Despite the considerable extent of botanical exploration in New Zealand (dating back to Captain Cook’s first voyage, and earlier in the case of Māori), surprises do still occasionally occur. One such incident was the discovery of this distinctive little groundcover on Auckland’s western coastline (next to Woodhill Forest), by Ewen Cameron.

For those that like the full taxonomic picture, this beautiful little groundcover is officially titled Lobelia aff. angulata (AK 212143; Woodhill) – a name that unsurprisingly doesn’t appear in Oratia Native Plant Nursery’s marketing of this horticultural newcomer. At some stage in the future, decisions will be made around what exactly it is, and a more permanent name will probably be applied.

Following its discovery at Woodhill, another population was found further south on the Waitakere coastline – although these plants exhibit some differences from the original Woodhill plants, not least in terms of vigour. We use plants propagated off material originating from this more vigorous form in our gardens.

With its bright, light green foliage, compact growth habit and abundantly-produced white flowers, this form of Lobelia ‘Woodhill’ has proved itself to be an excellent groundcover that takes exposed conditions and seasonally dry soil. Like many coastal natives, it performs best with high fertility – a state that would have been delivered by the millions of seabirds that once occupied our coastlines (and which have declined majorly since man’s arrival).

The lack of fertility caused by the absence of birds from sites such as these goes some way to explaining the thin appearance of specimens within the wild – in stark contrast with the dense, vibrant mats that L. ‘Woodhill’ forms within gardens (especially where sufficient fertiliser is applied). Lobelia ‘Woodhill’ performs best within high light; and therefore, gardeners looking for a native lobelia for shaded conditions should look more towards L. angulata, a species that occupies considerably shaded sites in the wild.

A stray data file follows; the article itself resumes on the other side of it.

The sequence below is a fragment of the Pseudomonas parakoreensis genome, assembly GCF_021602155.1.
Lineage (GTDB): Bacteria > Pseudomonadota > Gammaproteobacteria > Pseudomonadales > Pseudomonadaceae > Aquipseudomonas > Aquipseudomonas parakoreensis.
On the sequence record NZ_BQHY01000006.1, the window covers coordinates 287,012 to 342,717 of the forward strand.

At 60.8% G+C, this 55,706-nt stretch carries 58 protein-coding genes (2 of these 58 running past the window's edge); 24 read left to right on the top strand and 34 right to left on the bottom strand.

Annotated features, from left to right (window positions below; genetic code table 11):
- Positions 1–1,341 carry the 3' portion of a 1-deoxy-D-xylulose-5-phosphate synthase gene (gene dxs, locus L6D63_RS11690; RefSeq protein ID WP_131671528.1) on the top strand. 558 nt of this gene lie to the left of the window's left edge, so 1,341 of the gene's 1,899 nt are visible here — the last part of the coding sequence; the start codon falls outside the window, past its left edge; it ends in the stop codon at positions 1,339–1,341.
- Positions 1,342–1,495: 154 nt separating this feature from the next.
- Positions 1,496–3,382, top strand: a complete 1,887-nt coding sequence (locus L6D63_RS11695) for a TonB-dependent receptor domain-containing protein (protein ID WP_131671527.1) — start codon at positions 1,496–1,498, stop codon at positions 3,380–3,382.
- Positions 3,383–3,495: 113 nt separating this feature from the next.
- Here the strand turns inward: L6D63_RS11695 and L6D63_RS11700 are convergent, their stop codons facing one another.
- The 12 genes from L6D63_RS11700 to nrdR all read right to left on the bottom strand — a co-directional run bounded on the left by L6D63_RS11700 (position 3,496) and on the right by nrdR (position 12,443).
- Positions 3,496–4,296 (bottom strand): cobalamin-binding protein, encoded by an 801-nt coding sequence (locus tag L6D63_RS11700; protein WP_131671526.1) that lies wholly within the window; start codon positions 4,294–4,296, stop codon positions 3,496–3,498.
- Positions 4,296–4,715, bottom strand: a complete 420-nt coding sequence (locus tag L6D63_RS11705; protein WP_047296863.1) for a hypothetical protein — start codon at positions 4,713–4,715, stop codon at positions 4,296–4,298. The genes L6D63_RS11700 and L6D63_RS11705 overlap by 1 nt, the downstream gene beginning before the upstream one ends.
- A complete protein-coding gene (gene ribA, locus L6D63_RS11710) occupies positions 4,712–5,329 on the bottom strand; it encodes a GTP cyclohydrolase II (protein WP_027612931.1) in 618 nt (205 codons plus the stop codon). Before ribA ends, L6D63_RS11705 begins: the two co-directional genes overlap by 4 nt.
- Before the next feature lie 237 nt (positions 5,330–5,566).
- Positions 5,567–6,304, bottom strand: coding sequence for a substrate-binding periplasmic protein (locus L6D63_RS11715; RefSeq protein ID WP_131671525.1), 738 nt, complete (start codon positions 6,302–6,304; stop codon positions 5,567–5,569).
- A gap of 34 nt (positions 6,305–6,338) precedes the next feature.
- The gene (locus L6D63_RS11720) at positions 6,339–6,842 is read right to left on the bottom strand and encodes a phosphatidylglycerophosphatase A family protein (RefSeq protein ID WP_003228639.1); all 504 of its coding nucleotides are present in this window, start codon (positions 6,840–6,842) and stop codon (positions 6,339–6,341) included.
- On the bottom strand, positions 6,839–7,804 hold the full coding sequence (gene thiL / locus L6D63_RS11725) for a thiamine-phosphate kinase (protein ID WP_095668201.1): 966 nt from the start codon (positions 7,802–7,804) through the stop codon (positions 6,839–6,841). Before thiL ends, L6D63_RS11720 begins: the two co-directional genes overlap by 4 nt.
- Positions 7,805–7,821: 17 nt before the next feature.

Following flowering, it produces attractive pink fruits, as seen in the photograph above. Those fruits are rarely seen in the wild, as rabbits (a scourge on the Waitakere coastline, as in so much of the country) avidly consume both the flowers and fruits of L. ‘Woodhill’. This is obviously a matter of concern for the long-term viability of this distinctive plant in the wild. Bearing that in mind, it is a good thing that this extremely rare plant has found its way into cultivation (as an extra safeguard against the perils that it faces in the wild).


  1. I am aware here that there is a difference in my attitude towards the revision of Pratia (whereby it has been sunk back into Lobelia) and the recent change that has been applied to Hebe (in which irt has been sunk back into Veronica).In my opinion, reducing Hebe back into Veronica is a much more significant change, due to the size of the genus and the fundamental difference in the growth forms between the majority of hebes (which are mostly shrubs or trees) and the primarily herbaceous (or semi-woody) veronicas. This is written with full knowledge of the variety of growth forms that are exhibited within Lobelia (such as the large, rosette-forming African species, Lobelia aberdarica).